The Army as an institution has been neutered by decades of political correctness and the leaders in Hasan’s chain-of-command failed to act accordingly out of fear of being labeled anti-Muslim and receiving a negative evaluation report. The counter-terrorism agencies knew Hasan was communicating with Al-Qaeda and dismissed it as academic research instead of delving deeper into the probability that a terrorist had infiltrated the ranks.
Even four hours after Hasan stood on a desk yelling Allahu Akbar! and opened fire, the FBI stated that they were not investigating the attack as an act of terrorism even as there were still reports of other gunmen on the loose. Meanwhile, the Army continues to dismiss it as a “tragedy” and an “isolated incident by a lone gunman” while the media has invented the psychological condition of post-traumatic stress disorder by proxy. There is more concern for promoting the appropriate information operation campaign and maintaining the illusion of safety than there is for actually exposing the weaknesses and faults in the system that allowed this to happen. We’re even being told that damage to the Army’s efforts at diversity would be a greater tragedy than the murder of the twelve soldiers — how ironic the week of Veterans’ Day.
This has nothing to do with being anti-Islamic. After numerous tours to Iraq and working with countless cultural advisors on Ft. Bragg, I know dozens of Muslims who I respect and admire greatly. This has everything to do with force protection and security being trumped by the concepts of political correctness and diversity. This has everything to do with a hypocritical system and culture that breeds timidity and dismissiveness in the interest of career advancement. If I preached a white-supremacist ideology or described Timothy McVeigh as a hero to the cause of freedom and liberty, how long do you think I would still be in the military drawing a salary, receiving educational benefits and getting promoted like Hasan did?
The author of this piece, Army Major Shawn Keller, is currently stationed at Fort Bragg. Be sure to read it all, but this last paragraph makes a point that seems to have been lost in the media — and the example he uses perfectly exposes the media hypocrisy Keller blasts. Just seven months ago, the Department of Homeland Security used McVeigh as an explicit example of an ideological extremist as a warning to watch veterans for “extremist” tendencies. In fact, let’s look at the language from the report (emphasis mine):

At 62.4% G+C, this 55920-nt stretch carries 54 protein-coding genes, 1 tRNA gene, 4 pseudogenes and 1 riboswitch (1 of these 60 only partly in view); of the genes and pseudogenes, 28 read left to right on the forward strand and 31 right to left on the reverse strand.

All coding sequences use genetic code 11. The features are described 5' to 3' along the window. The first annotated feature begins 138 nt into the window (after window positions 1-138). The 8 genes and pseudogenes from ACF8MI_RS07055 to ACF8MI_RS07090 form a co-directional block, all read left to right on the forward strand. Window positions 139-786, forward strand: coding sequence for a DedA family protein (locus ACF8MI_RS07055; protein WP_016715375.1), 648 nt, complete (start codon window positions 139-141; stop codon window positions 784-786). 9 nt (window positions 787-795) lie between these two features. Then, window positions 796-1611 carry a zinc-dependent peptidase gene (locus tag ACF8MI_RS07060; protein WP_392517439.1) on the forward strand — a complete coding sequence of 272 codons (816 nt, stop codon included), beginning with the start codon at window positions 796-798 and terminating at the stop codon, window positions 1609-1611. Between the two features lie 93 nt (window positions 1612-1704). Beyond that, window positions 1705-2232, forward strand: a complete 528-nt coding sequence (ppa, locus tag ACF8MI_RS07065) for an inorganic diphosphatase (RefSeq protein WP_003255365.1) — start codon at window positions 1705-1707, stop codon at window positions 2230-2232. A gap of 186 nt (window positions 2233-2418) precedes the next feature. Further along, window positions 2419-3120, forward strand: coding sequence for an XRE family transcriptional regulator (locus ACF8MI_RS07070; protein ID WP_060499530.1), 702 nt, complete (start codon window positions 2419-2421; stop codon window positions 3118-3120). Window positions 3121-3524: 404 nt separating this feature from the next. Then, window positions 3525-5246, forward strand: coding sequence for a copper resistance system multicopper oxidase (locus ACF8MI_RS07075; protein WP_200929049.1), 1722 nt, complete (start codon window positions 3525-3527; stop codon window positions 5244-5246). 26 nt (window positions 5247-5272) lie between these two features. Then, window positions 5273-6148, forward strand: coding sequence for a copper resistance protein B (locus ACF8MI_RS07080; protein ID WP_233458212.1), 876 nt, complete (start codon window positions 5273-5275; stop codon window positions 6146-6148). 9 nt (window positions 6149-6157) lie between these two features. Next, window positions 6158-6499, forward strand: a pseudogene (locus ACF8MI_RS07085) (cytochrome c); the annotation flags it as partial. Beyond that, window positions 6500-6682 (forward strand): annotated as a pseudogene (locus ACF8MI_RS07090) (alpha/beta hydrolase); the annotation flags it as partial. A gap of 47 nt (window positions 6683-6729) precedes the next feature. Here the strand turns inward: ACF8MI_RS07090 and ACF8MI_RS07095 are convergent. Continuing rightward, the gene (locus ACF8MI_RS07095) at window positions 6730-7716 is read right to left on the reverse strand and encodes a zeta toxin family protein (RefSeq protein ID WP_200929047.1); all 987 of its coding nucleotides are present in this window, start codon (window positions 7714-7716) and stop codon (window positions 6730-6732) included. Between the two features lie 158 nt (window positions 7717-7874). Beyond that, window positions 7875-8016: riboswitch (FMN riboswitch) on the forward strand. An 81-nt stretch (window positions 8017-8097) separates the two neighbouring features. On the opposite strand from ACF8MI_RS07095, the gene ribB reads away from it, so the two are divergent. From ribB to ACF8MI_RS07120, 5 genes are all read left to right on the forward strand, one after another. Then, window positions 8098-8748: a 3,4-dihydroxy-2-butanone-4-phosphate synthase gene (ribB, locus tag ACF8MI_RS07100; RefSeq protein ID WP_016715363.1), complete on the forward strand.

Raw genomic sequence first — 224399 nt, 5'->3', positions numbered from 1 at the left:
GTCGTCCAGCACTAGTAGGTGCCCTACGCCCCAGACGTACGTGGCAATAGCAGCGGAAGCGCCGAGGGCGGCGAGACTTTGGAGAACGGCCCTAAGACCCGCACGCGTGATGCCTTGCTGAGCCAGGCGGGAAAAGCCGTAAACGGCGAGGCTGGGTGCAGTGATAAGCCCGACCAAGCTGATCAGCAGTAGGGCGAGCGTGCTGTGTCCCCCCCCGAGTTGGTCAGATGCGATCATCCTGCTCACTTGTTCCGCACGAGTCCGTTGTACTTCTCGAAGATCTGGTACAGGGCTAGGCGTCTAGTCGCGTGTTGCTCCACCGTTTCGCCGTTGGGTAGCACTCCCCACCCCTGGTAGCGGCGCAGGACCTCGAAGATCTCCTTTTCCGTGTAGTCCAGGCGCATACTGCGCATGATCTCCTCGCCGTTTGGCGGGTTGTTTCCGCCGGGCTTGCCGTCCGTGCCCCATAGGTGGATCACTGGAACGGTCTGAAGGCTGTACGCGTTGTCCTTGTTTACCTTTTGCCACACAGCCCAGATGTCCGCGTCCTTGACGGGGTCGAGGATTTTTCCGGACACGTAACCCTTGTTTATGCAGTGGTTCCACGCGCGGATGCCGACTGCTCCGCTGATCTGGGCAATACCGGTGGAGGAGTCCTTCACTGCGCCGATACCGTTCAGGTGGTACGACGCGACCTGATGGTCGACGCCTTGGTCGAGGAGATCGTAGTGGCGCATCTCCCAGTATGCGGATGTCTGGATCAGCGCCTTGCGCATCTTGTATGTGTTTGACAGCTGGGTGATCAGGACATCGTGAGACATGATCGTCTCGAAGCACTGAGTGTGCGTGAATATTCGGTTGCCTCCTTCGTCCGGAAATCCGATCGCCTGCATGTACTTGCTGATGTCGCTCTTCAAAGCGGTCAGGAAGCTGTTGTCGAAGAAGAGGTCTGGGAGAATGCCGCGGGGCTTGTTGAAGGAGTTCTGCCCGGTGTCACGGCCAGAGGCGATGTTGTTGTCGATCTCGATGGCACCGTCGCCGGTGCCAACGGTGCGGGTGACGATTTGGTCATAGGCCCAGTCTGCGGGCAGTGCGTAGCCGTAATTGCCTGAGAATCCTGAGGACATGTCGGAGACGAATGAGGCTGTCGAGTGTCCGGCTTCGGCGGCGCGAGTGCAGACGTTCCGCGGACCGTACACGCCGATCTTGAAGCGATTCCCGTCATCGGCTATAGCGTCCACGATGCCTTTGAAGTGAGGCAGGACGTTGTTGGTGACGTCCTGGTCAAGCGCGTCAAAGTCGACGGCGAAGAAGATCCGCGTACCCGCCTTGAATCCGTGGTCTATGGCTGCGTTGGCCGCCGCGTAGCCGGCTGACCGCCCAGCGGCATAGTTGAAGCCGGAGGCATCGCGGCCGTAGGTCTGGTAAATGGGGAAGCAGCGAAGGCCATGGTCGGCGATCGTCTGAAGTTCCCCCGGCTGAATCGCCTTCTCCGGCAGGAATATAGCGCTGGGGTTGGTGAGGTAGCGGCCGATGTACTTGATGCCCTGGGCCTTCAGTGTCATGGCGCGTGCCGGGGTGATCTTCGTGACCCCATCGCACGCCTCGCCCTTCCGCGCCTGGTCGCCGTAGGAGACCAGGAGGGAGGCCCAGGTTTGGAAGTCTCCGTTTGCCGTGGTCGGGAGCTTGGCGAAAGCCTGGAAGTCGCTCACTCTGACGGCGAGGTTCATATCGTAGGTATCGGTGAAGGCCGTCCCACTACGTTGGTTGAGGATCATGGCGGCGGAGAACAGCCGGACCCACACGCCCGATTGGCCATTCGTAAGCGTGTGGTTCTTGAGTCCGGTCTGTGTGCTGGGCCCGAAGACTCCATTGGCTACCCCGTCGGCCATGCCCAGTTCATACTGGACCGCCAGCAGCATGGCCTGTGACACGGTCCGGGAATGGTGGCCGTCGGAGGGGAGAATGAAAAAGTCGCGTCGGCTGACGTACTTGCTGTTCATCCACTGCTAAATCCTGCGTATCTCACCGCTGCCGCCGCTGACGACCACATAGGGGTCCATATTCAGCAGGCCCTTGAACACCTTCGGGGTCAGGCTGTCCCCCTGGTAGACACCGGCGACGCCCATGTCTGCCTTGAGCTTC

After Operation Desert Shield/Storm in 1990-1991, some returning military veterans—including Timothy McVeigh—joined or associated with rightwing extremist groups.
The media gave Napolitano and the DHS plenty of sympathetic coverage over conservative outrage over using McVeigh to smear federalists, free-market voters, all pro-life activists, and the like. They claimed that the McVeigh example made such warnings about extremists among mainstream conservatives valid. Many media outlets dismissed opposition to the report as tea-party outrage.
Yet here we have Nidal Hasan, who explicitly “associated with” Anwar al-Aulaqi, a figure that American intelligence suspects of operational involvement in 9/11, who yelled “Allah akbar!“ as he shot more than 50 people and killed 14 of them, and who repeatedly told his colleagues that the US had declared war on his faith and that suicide bombings could be justified. Does the media connect the dots the way they attempted with conservatives who espoused such radical thinking as federalism? No. Instead, we get offered this kind of analysis from Time today:
Hasan was a walking contradiction: the counselor who himself needed counseling; the proud soldier who did not want to fight, at least not against fellow Muslims; the man who could not find a sufficiently modest and pious wife through his mosque’s matchmaking machinery but who frequented the local strip club. A man supposedly so afraid of deployment that he launched a war of his own from which he clearly did not expect to return alive. “Everyone is asking why this happened,” said Hasan’s family in a formal statement, “and the answer is that we simply do not know.” (See pictures of the aftermath of the Fort Hood shootings.)
But if this is the new face of terrorism in America, we need better facial-recognition software. Hasan’s motives were mixed enough that everyone with an agenda could find markers in the trail he left. For those inclined to see soldiers as victims, he was a symptom of an overstretched military, whose soldiers return from their third and fourth deployments pouring out such pain that it scars their therapists as well.
In other words, we’re back to blaming the war for the terrorism, instead of the other way around.
What we have here is a political correctness double standard that has already gotten people killed. The media and this administration are perfectly willing to paint normal political thought as dangerous extremism while demanding that people don’t connect the dots that obviously form a pattern. Keller has it diagnosed perfectly.
Update: Bill Kristol has a depressingly rational prediction:
Major Keller will get in more trouble for writing this, than anyone in Hasan’s chain of command or elsewhere in the government will get for failing to do their job.
Or more than Hasan did for his series of statements before the shooting, or his contacts with al-Aulaqi, or …